Event Profile

Jubilee Way parkrun

Run briefings are similar worldwide, but at Jubilee Way koala sightings are included.

Koala spotting is one of the jobs for the volunteer who chalks and cones the course.

As you run you might also spot ibis and even Tawny Frogmouths.

Jubilee Way parkrun, known to locals as JWay, is a great community meeting point, co-Event Director Phil Blake says.

“Everyone is very friendly and being a new-ish area, there is a fantastic mix of families with young children, couples – young and mature, keen runners, run/walkers and others that walk the whole course. And a few friendly dogs as well. 

“People gather on the beautiful lawn area beside the red gum lined Dry Creek.” 

The course

The course is a “generously wide” concrete path for about half the distance and the other half is a smooth gravel trail. 

“Some participants love the challenge of the hill towards the end of the first kilometre, and others tolerate it!

“After climbing the hill the course goes around the Wynn Vale Lake past an island that is an Ibis (or Bin Chicken) rookery and a horse agistment. 

“JWay is a great place for volunteers as the course is out and back. It’s shaped a bit like an elongated horseshoe and the turnaround is just on the other side of the creek from the start/finish line. 

“So from around 10 minutes we see all the parkrunners heading towards the turnaround and coming back to the finish.”

How it began

Jubilee Way is in the Wynn Vale suburb on Adelaide’s east.

It launched on May 19, 2018 with  350 finishers and 10 volunteers. It has an average of 170 finishers a week and an average finish time of 37:01.

“parkrun has boomed in South Australia in the last few years. 

“New parkruns were popping up all across Adelaide and the state. Three started in a year in northern Adelaide: Mawson Lakes, Carisbrooke and in May 2018 Jubilee Way. 

“Co-ED Debbie Allen and, now Event Ambassador, Cherie Rothery got things going with great support from the City of Tea Tree Gully. 

“With the other two neighbouring parkruns up and running, the idea of one in the Tea Tree Gully Council area became possible when council formed up the gravel trail on the eastern side of Dry Creek in late 2017. 

“This made the 5km course viable without crossing a road or using an underpass that occasionally floods. 

“The council has provided publicity in its newsletters, signs at the start, finish and turnaround, and kilometre posts.


“When visitors and first timers come to Jubilee Way they leave having experienced the beauty of the parklands, the creek valley with its multitude of river red gums, the lake, the koalas, birds, and of course the friendly regulars.”

The parkrun was almost named Wynn Vale parkrun, but as there was Wyndham Vale parkrun in Victoria it was thought they were too similar.

Jubilee Way was the second choice.

“So how lucky were we that that happened because we ended up with one of only three Js in Australia for parkrunners to visit for their alphabet challenge.”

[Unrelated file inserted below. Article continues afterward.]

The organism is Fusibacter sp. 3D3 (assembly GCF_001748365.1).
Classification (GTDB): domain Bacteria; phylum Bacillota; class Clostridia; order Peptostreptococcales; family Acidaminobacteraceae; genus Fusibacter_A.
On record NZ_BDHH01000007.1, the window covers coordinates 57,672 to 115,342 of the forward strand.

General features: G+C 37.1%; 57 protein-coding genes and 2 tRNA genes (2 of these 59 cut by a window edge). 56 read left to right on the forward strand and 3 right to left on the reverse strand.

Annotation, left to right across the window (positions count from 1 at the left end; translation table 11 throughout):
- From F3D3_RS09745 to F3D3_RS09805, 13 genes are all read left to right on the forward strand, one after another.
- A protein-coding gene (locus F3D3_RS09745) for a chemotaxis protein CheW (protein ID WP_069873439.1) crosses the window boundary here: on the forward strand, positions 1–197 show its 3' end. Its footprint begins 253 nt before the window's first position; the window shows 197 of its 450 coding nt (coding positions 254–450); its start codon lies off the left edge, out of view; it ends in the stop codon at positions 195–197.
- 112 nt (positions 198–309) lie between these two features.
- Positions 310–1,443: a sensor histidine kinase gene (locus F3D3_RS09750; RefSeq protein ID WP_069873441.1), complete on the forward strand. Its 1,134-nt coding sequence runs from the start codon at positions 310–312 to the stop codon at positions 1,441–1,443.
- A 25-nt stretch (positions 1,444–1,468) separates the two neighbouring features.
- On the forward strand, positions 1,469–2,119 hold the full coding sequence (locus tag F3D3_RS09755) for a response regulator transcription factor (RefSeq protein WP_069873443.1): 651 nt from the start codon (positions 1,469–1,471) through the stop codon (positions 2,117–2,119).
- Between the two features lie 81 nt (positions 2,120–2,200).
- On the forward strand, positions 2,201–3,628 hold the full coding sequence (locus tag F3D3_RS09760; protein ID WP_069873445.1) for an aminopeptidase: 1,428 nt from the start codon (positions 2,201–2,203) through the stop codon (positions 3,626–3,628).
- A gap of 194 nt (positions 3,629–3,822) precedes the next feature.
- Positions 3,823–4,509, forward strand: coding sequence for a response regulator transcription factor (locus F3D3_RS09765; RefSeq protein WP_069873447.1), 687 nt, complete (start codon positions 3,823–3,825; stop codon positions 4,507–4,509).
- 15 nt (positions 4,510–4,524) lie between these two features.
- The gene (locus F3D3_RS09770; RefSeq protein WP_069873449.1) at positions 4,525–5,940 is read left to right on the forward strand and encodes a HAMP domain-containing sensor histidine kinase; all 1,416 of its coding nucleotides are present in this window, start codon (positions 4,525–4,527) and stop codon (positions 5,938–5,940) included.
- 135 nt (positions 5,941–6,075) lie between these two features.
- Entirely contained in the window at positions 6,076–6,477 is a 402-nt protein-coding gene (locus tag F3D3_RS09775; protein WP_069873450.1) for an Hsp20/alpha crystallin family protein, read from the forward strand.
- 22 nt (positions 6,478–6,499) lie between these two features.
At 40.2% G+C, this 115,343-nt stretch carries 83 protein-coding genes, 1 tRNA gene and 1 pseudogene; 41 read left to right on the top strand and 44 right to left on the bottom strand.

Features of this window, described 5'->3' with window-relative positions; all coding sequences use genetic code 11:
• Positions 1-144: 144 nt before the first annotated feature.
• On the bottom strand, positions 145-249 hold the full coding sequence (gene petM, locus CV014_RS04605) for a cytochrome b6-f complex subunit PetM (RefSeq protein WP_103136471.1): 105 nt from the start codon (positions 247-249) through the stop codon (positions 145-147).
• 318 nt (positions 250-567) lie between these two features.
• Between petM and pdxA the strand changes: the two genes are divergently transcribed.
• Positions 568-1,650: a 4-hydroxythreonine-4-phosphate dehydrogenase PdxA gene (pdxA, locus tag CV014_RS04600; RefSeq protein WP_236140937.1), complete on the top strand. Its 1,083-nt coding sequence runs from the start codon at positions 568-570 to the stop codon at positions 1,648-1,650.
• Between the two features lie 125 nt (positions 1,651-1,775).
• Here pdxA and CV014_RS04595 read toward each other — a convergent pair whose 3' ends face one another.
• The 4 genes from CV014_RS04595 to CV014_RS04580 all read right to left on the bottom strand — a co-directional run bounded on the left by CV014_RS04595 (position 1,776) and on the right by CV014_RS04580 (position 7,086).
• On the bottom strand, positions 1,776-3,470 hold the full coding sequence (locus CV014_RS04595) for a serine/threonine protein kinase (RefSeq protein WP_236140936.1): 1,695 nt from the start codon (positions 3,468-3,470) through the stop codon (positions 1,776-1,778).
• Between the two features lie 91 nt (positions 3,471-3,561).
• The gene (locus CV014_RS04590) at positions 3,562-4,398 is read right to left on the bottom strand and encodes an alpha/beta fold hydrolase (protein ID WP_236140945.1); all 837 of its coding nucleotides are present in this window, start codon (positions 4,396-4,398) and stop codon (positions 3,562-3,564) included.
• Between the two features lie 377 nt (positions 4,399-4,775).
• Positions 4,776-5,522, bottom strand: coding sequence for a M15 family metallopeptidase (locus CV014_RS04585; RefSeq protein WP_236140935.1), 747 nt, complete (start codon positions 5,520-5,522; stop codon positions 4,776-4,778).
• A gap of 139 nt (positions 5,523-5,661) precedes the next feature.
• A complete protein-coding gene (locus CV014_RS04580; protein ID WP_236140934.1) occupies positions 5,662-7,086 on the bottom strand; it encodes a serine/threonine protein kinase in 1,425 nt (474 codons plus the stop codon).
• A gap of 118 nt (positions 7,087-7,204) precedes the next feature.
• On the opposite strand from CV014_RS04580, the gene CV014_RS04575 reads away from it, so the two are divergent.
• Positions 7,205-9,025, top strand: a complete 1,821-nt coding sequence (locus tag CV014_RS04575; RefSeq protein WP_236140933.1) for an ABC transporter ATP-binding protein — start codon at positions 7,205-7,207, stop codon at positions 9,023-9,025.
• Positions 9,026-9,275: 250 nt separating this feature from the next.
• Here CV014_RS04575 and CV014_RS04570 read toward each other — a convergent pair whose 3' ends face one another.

The other two are Jells in Victoria and Jindabyne in New South Wales.

Phil says first timers often are surprised by the number of people participating and reassured to see the variety of paces and that many parkrunners don’t run the whole thing. 

“That allays any concerns that parkrun is only for runners.”


Phil says he learned of parkrun when Mawson Lakes was in the process of starting.

“I got enthused quickly and went to the two trials and saw many running friends there. My wife Dawn and I ran the first event and we both volunteered at Event #2.”

Co-ED Debbie says she was a “latecomer” to parkrun.

“I honestly don’t know how I missed it for so long! Like Phil and Dawn I started at Mawson Lakes, ran a couple of times and volunteered as well. 

“One day I got talking to Cherie and as they say, the rest is history. 

“We shared a wonderful experience getting JWay to come alive from that first chat.

“Every Saturday is a day of joy for me. I love the people I have met and the stories I have been told.”

The current cafe venue is Milk and Honey, which is about five minutes away. 

“They are very kindly providing vouchers for a free coffee for each of our volunteers and we are promoting their business to our parkrunners,” says Phil.

He says there are so many choices but visitors should try the Smashed Avo, with feta and dukkah.

While at Jubilee Way…

While in the north-east, consider visiting Anstey Hill Recreation Park, which has the ruins of the original Newmans Nursery within.

Nearby is the current Newmans Nursery with a lovely café/restaurant.

We are not too far from the famous Barossa Valley wine region, and there is the city centre of Adelaide, beaches such as Glenelg, Henley and Semaphore, and the museums at historic Port Adelaide.

-Phil Blake

What’s in a name…

The name Jubilee Way is from the street that runs alongside the park.

Jubilee Reserve is the name of the park and the Jubilee Community Centre kindly lets parkrun use the building’s facilities.

Part of the Golden Grove development started in the 1980s.

The street, reserve and building were named Jubilee for the sesquicentenary year of 1986 when South Australia marked 150 years of European Settlement. 

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